Photo: Courtesy of CNN
Tim Pawlenty officially launched his presidential bid today at a town hall meeting in Iowa, hoping to capitalise on the exits of former Arkansas Gov. Mike Huckabee and Indiana Gov. Mitch Daniels.The former Minnesota Governor spent Monday hammering on the message he has tried to send to Iowa voters during his 13 other visits to the state since 2008: He is a truth-telling Midwesterner and fiscal conservative who can appeal to Republicans across the conservative spectrum.
We have scoured his speech (and his campaign teaser trailer, and his USA Today op-ed, and his morning talk show appearances) and can’t find a moment where he presents a compelling reason why someone should vote for him. Pawlenty’s campaign appears to rely on the idea that Republicans will choose Pawlenty by default, once they grow weary of the others.
At least one Republican isn’t buying Pawlenty’s message. Former Minnesota Gov. Arne Carlson, a Republican, stabbed Pawlenty in the front with a blog post today that questions the candidate’s fiscal record as governor.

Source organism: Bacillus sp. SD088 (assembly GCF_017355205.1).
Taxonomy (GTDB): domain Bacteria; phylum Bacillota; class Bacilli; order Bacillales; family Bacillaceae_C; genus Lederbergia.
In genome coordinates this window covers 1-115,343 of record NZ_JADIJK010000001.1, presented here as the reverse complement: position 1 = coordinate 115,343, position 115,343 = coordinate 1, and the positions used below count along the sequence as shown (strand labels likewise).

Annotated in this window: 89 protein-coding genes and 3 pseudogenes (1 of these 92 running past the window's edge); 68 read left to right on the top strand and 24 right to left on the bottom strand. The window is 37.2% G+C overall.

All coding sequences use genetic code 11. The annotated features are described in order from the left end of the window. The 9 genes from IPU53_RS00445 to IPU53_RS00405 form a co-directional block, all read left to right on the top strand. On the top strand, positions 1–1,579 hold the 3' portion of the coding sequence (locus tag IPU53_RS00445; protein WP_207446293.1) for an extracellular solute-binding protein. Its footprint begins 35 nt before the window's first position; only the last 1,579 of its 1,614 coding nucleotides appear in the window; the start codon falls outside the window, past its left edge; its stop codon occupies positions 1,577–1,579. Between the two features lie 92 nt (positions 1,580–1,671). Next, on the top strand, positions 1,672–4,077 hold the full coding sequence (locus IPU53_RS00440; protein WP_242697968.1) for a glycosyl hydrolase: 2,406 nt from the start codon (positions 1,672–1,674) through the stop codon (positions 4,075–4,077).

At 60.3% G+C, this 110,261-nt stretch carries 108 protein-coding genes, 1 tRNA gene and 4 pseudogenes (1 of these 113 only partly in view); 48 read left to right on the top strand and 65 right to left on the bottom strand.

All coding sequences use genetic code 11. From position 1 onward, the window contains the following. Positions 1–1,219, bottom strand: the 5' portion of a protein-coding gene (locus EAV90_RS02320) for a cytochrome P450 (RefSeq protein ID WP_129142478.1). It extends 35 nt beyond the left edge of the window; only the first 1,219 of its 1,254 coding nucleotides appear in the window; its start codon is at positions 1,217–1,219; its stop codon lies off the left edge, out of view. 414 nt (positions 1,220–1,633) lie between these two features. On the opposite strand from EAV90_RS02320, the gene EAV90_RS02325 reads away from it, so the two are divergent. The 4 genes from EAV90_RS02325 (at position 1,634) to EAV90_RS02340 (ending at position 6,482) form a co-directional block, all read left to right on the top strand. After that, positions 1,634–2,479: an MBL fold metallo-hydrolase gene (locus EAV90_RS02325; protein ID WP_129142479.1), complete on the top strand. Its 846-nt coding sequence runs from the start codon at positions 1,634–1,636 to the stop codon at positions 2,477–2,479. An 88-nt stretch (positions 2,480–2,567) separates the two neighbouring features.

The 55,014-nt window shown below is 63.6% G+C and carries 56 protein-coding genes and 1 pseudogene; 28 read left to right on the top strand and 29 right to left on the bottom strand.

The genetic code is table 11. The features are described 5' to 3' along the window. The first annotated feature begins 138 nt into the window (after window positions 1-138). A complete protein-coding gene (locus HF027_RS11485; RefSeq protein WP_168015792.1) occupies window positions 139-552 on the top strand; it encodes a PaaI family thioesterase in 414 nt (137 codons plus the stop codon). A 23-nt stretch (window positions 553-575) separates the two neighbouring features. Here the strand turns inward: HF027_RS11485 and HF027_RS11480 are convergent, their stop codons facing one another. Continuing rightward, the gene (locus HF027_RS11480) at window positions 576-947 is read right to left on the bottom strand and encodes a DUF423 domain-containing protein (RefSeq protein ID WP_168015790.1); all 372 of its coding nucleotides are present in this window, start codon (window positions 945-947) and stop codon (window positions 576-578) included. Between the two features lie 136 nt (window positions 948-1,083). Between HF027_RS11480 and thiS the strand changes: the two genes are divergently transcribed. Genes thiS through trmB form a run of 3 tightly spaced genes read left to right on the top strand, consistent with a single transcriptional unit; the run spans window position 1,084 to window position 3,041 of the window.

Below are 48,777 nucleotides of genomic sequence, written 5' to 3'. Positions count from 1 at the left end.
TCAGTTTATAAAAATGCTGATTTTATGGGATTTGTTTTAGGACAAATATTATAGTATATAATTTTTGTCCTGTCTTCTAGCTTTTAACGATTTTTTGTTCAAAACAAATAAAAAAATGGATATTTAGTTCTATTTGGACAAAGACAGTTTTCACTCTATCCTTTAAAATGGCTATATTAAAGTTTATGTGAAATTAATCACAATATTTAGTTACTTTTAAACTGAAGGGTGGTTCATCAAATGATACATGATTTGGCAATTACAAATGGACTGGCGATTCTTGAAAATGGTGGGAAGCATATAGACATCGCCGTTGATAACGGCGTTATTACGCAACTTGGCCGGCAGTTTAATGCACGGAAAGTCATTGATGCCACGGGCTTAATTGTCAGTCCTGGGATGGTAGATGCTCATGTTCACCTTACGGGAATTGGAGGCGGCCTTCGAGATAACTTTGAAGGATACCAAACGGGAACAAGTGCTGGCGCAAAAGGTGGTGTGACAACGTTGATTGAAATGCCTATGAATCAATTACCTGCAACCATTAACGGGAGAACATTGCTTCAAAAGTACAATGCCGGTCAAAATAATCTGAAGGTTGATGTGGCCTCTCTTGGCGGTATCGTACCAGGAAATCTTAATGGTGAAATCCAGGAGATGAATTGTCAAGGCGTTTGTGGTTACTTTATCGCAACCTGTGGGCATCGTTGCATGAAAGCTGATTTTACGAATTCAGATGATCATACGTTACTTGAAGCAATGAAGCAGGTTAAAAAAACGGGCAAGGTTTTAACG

Carlson points out that under Pawlenty’s watch, Minnesota property taxes rose $2.5 billion, more than the previous 16 years combined. He adds that Pawlenty relied on borrowing and other short-term budget fixes to close Minnesota’s persistent budget deficits, a spending strategy that ultimately resulted in Moody’s lowering the state’s bond rating.
“I come from the more traditional wing of the Republican Party and truly believe in fiscal discipline and that the office of the Presidency should go to our nation’s best and brightest and not its most ambitious,” Carlson writes.
Democrats also seized on Pawlenty’s lack of an overarching message Monday with video titled “Why?”
“Maybe Tim Pawlenty can’t articulate a coherent vision for the country because he doesn’t have one,” Democratic National Committee spokesman Hari Sevugan said in a statement to the Washington Post. “He may want to be all things to all people, but desperately trying to ingratiate himself with everyone, anyone, is not a substitute for strong presidential leadership.”
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